Funding is required to ensure these skills are acquired, developed and retained within UK armed forces. Seek opportunities to incentivise and attract experienced talent into reserve forces

R4

Cohere and deconflict innovation initiatives across defence and wider public sector

There are numerous innovation bodies and initiatives across government and enhanced coherence and deconfliction of effort may help drive efficiencies including reduced capability development cost

The innovation portfolio and strategic technology needs across government should be systematically assessed to find synergies and opportunities for re-use and re-purposing

R5

Innovate with commercial models including co-innovation and risk/reward frameworks

Greater flexibility in commercial frameworks and sourcing may drive increased innovation in the supply chain, leading to increased supplier proactivity and engagement

Commercial frameworks and funding models should be reviewed and impediments to frictionless innovation removed or reduced

R6

Establish a formal review of the Defence Innovation Initiative and progress since SDSR 2015

The newer structures of UK defence innovation (such as DASA) should be assessed to ensure sufficiency of funding and resources to meet requisite maturity development and scaling

A fundamental question must be asked as to whether the ‘accelerator could itself be accelerated’. This may require additional headcount, funding and sponsorship and perhaps a degree of consolidation across the various defence innovation structures

R7

Ensure basic innovation and entrepreneurial theories are taught as part of officer cadre training

A sound awareness of innovation strategy will assist capability owners in avoiding mousetraps such as poorly specified or overly constraining requirements

Personnel development should include at least a basic awareness of innovation challenges and solutions in public and private sectors. A useful exemplar is the US Marine Corps Commandant’s reading list (US Marine Corps, 2018)


TABLE 2 SUMMARY RECOMMENDATIONS

5.4 Critical Assessment of the Study

5.4.1 Importance

Technological superiority in defence is recognised by the UK and US governments as critical to national security and global national interests.

Examining potential weaknesses in policy, strategy, delivery, cooperation and pacing challenges from rivals is a high value endeavour.

Indeed, as recommended in section 5.3 [R6], policy makers should consider formalising and adopting such a review method as part of a regular innovation assurance lifecycle.

5.4.2 Limitations

Methodologically, the structured interview research instrument was a successful technique, and gatekeepers provided helpful access and referral to suitable participants.

It would have also been both interesting and fruitful to interview representatives from both US and China (for additional counterpoint), however due to time constraints this was not feasible. Due to language barriers, source material on China was limited to that available in English.

Care was taken during the literature review to assess diverse perspectives on China, although this is still conceivably somewhat Western influenced.

The online survey research instrument was less engaging. An improvement would have been to operate a kiosk-style survey at a trade conference or to engage through a trade association such as the ADS Group.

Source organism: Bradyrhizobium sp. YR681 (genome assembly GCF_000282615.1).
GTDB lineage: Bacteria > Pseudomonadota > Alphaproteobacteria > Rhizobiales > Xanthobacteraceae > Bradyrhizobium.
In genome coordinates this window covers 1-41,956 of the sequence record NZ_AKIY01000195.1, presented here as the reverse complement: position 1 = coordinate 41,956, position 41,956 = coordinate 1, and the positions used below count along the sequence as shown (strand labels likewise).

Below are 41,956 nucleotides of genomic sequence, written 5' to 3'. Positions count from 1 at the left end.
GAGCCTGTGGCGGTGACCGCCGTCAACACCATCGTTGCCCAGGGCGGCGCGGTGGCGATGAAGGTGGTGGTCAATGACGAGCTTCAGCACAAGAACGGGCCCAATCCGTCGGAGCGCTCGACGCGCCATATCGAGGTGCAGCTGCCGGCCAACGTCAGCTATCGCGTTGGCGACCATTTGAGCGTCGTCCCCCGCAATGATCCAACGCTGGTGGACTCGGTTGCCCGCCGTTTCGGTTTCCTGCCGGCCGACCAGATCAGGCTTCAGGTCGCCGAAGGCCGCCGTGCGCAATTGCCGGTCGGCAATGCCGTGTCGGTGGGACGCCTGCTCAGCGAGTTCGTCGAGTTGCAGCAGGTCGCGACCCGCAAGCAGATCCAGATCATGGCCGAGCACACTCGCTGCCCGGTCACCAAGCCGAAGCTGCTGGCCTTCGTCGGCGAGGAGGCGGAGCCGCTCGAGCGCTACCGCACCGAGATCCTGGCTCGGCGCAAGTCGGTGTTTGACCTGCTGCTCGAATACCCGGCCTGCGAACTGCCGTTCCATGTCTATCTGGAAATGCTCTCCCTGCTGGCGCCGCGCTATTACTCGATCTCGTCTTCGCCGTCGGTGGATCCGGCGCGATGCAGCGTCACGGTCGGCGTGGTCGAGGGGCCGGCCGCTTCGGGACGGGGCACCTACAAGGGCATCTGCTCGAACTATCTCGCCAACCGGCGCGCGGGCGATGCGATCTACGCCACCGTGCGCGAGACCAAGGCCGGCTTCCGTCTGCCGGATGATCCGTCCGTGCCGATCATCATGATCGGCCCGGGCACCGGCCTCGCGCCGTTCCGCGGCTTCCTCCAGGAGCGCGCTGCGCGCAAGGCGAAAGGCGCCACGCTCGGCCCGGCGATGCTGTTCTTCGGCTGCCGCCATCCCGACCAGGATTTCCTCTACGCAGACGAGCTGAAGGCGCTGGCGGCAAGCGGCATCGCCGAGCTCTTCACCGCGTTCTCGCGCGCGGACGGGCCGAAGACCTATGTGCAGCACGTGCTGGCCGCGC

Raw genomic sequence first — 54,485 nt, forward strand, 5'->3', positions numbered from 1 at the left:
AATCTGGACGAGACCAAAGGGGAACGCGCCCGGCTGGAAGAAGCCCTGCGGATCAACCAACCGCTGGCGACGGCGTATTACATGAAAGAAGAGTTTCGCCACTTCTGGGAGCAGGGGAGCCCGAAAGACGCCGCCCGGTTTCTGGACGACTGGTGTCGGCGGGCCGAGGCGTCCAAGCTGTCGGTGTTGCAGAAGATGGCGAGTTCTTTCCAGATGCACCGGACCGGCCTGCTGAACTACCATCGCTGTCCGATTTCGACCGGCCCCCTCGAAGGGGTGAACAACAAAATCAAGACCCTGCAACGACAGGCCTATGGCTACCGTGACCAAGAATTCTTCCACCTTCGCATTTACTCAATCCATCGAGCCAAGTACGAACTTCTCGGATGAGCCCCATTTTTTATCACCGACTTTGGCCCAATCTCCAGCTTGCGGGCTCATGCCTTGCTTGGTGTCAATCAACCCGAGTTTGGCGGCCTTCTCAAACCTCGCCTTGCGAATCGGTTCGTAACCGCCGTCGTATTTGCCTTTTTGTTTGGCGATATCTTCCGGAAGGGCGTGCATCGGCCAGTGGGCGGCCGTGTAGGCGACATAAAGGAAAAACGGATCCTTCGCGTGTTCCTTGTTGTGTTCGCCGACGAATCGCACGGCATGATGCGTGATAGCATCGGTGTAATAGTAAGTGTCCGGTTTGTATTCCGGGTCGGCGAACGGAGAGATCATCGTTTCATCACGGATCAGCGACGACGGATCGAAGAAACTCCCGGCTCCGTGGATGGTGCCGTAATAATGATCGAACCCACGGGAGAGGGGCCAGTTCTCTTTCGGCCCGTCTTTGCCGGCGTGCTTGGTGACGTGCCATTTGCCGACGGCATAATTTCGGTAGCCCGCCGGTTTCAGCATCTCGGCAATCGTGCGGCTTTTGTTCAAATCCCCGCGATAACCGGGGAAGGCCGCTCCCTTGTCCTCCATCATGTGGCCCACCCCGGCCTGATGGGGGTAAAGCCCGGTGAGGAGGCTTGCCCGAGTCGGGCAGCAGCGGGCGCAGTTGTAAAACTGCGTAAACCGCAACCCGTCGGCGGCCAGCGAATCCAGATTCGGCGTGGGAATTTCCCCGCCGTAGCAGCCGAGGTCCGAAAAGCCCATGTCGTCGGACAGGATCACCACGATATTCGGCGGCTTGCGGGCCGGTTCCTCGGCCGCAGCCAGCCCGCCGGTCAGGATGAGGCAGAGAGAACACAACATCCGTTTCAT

Nonetheless, there are some marginal data points from the online survey that suggest that varying attitudes to offensive and defensive use of technology may impact some suppliers within the sector. This could be further assessed using an extended study and scaled quantitative analysis.

The risk model hypothesised from the literature review (Chapter 2) proved to be efficient and engaging, simple to understand, debate and critique. Limiting risks to the top 3 per theme is somewhat arbitrary and it is important to consider whether the risk model itself introduced anchoring bias. Emphasising that the model was simply a ‘strawman’ helped assure participants that they could (and indeed must) be fully critical of material presented.

As the research progressed, several opportunities to engage further institutions and research participants emerged. Due to time limits, not all these opportunities could be taken up. This may have impacted the full potential richness of findings.

Finally, the scope of the research was ambitious. A potential improvement in the methodology may have been the segmentation of the research participant community by specialism of each Theme. Thereby, the structured interviews would have been more focused on sub-sets of the risk model.

5.5 Further Research

Building on this research and fusing the observations from the literature gaps postulated in section 2.6, there appears to be significant opportunity to expand into a fuller assessment of Open Innovation challenges within global defence sectors.

A particularly interesting line of enquiry would be to comparatively assess Open Innovation models in US, UK, Chinese and other defence industries such as in Israel. Inclusion of Israel would be particularly interesting due to military service requirements for citizens and the intertwining of defence and private sector start-ups.

Here, the question could be posed as to whether mandatory military service impacted the defence industrial base and created advantageous relationships and understanding between defence customers and technology innovators.

5.6 Conclusion

This chapter critically assessed the research question through interrogation of each hypothesis constructed from the literature review (Chapter 2) and tested using the research instruments described in Chapter 3.